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Re: Sequencer



At 08:05 AM 3/12/2007, Alan P. Biddle wrote:
> >From the instructions which come with the units:
>
>=====
>Connection of the preamplifier into the system is quite straightforward. The
>coaxial cable from the antenna is connected to the
>preamplifier input terminal (labelled ANT). Preamplifier output (labelled
>XCVR) feeds the coaxial cable that connects to the station
>transceiver or amplifier. Control cable used with the MSPXXXVDG should be
>shielded. Non-shielded cable acts much like an antenna.
>Nearby lightning strikes are capable of inducing sufficient voltage on this
>"antenna" to damage the preamplifier. Shielded cable
>effectively eliminates this problem. Always mount the MSPXXXVDG with the
>connectors facing down to avoid water accumulation
>around the connectors.
>
>Wiring of the power connector is illustrated on the schematic diagram. For
>rf keyed operation only the VDC and GND connections are
>necessary. The preamplifier will sense the presence ofrfand automatically
>switch the preamplifier out of circuit. Hard keying of the
>preamplifier for transmit/receive changeover can also be accomplished. The C
>terrminal of the power connector places the preamplifier
>in transmit when grounded. Also, transmit/receive changeover can be
>controlled with only the +VDC connection. Apply +12VDC for
>receive and remove for transmit. The dropout delay function should be
>defeated for hard keying operation.
>For hard keying operation transmit/receive relay sequencing is mandatory if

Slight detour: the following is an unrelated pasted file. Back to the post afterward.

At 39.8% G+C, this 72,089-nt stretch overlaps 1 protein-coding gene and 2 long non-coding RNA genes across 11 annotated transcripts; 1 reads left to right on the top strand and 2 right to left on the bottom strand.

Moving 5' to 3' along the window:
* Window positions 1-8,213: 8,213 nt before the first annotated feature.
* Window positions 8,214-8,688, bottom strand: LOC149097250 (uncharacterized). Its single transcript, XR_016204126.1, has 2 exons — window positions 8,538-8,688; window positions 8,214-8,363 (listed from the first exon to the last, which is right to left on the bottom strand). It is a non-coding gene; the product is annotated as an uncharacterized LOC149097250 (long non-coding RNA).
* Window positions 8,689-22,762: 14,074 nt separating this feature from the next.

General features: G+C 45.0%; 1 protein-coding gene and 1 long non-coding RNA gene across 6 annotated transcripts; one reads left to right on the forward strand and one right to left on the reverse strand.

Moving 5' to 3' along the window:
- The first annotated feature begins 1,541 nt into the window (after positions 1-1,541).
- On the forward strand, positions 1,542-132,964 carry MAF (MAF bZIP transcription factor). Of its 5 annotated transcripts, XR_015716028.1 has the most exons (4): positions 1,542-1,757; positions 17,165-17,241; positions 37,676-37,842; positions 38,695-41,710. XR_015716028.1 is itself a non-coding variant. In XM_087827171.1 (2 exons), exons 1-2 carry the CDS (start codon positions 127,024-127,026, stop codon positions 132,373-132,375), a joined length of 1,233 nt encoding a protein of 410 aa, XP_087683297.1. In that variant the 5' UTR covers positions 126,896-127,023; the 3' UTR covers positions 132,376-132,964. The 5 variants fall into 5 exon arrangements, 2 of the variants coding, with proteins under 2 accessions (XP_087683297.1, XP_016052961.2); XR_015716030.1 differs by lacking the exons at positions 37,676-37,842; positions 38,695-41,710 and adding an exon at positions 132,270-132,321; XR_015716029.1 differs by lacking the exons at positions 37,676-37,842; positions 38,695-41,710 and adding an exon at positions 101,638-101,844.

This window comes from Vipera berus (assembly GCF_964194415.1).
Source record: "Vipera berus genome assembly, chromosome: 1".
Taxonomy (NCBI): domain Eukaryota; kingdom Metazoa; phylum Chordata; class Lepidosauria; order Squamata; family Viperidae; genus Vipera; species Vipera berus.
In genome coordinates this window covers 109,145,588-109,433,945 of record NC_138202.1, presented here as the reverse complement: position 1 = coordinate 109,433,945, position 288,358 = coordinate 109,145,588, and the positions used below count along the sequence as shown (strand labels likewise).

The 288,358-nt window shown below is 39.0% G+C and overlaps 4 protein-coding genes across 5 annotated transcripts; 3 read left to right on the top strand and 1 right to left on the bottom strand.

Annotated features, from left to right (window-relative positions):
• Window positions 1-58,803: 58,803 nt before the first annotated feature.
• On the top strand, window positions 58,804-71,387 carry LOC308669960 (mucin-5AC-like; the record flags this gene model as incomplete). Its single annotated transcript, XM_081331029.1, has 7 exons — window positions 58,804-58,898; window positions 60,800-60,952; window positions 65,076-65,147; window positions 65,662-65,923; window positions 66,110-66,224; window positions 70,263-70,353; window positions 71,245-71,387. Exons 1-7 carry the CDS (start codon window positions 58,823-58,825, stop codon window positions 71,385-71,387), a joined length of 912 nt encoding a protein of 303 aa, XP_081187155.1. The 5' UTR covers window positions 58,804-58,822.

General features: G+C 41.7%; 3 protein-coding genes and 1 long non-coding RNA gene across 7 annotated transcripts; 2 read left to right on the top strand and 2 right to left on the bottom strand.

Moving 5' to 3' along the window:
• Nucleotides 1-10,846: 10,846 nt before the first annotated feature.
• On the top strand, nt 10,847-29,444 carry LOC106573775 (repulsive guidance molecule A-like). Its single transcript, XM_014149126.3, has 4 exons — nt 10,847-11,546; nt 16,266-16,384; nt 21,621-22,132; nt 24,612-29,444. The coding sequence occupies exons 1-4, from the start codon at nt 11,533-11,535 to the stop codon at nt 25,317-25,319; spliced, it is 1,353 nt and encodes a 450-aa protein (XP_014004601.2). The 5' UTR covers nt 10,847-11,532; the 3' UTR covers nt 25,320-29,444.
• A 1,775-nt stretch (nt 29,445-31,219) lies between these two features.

>preamplifier failure is to be avoided. A circuit such as the
>ARR TRS04VD will provide sequentially keyed outputs that accurately control
>the timing of all system transmit/receive changeovers.
>Review the TRS04VD instruction sheet for more detailed information.
>=====
>
>I OCRed this, so the formatting is not great.  My understanding is that
>"hard keying" they mean something like QSK where you will beat the relays to
>death.  Certainly CW, and perhaps SSB.  However, there is a "relay delay
>dropout capacitor" which as shipped will protect the unit, and of course
>preclude QSK.  So I suspect the answer to your question is no.  In my
>satellite operations, I have always been tranmitting on a different band
>than receiving, so I just left the pre-amp on the TX side off.  No harm if
>you forget, of course, unless you do it all the time.
>
>Hope this helps,
>
>Alan
>WA4SCA

Alan,

Hard keying is NOT QSK like.  It is like PTT:  You key your radio for 
transmit and it stays in Tx until you un key.  Using the C terminal 
allows a sequencer to switch the unit into Tx-mode without the unit 
needing to sense RF on the coax line.  This is much preferred.  RF 
sensing T/R is more like QSK that you mention (especially when using 
CW/SSB).  The relays in the ARR preamp will chatter back-n-forth with 
each RF peak.  There is a RC time constant to smooth this our 
somewhat, but they cannot hold the relay too long or it will not 
switch fast enough from receive using RF sensing (I've probably 
confused a few of you by now).  The ARR switching preamp apparently 
works just like many brick transmitting amps: you can use auto RF 
sensing or hard keying to control T/R.

Short answer: best method is using hard keying of the C-terminal 
which is controlled by a sequencer.

The bigger question is how you key the sequencer?  You can run the 
PTT line from your microphone to the sequencer.  Then the sequencer 
will have a keying line to your radio's PTT circuit.  For CW it is 
probably easiest to have manual switch T/R controlling the 
sequencer.  If you are running digital you can run a line from the 
computer (usually the software provides this on a RTS line at the 
serial port) to control the sequencer.  I do all three on my station.


73,
Ed - KL7UW
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